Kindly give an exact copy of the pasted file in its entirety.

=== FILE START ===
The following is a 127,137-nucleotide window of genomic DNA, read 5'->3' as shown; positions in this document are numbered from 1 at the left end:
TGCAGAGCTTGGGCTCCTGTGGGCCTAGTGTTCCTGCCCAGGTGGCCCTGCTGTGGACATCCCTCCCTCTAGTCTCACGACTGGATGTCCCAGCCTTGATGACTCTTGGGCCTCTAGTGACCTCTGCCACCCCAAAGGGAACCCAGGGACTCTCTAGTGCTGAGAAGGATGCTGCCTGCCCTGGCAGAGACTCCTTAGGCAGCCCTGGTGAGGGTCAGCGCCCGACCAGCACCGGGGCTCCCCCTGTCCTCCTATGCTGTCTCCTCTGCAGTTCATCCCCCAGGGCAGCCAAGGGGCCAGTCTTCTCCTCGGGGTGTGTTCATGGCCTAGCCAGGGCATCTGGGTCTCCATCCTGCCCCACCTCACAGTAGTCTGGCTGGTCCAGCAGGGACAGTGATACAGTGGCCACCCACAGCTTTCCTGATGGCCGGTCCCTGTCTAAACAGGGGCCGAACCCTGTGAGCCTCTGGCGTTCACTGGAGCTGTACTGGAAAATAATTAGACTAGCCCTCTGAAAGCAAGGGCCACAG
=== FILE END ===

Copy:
The following is a 127,137-nucleotide window of genomic DNA, read 5'->3' as shown; positions in this document are numbered from 1 at the left end:
TGCAGAGCTTGGGCTCCTGTGGGCCTAGTGTTCCTGCCCAGGTGGCCCTGCTGTGGACATCCCTCCCTCTAGTCTCACGACTGGATGTCCCAGCCTTGATGACTCTTGGGCCTCTAGTGACCTCTGCCACCCCAAAGGGAACCCAGGGACTCTCTAGTGCTGAGAAGGATGCTGCCTGCCCTGGCAGAGACTCCTTAGGCAGCCCTGGTGAGGGTCAGCGCCCGACCAGCACCGGGGCTCCCCCTGTCCTCCTATGCTGTCTCCTCTGCAGTTCATCCCCCAGGGCAGCCAAGGGGCCAGTCTTCTCCTCGGGGTGTGTTCATGGCCTAGCCAGGGCATCTGGGTCTCCATCCTGCCCCACCTCACAGTAGTCTGGCTGGTCCAGCAGGGACAGTGATACAGTGGCCACCCACAGCTTTCCTGATGGCCGGTCCCTGTCTAAACAGGGGCCGAACCCTGTGAGCCTCTGGCGTTCACTGGAGCTGTACTGGAAAATAATTAGACTAGCCCTCTGAAAGCAAGGGCCACAG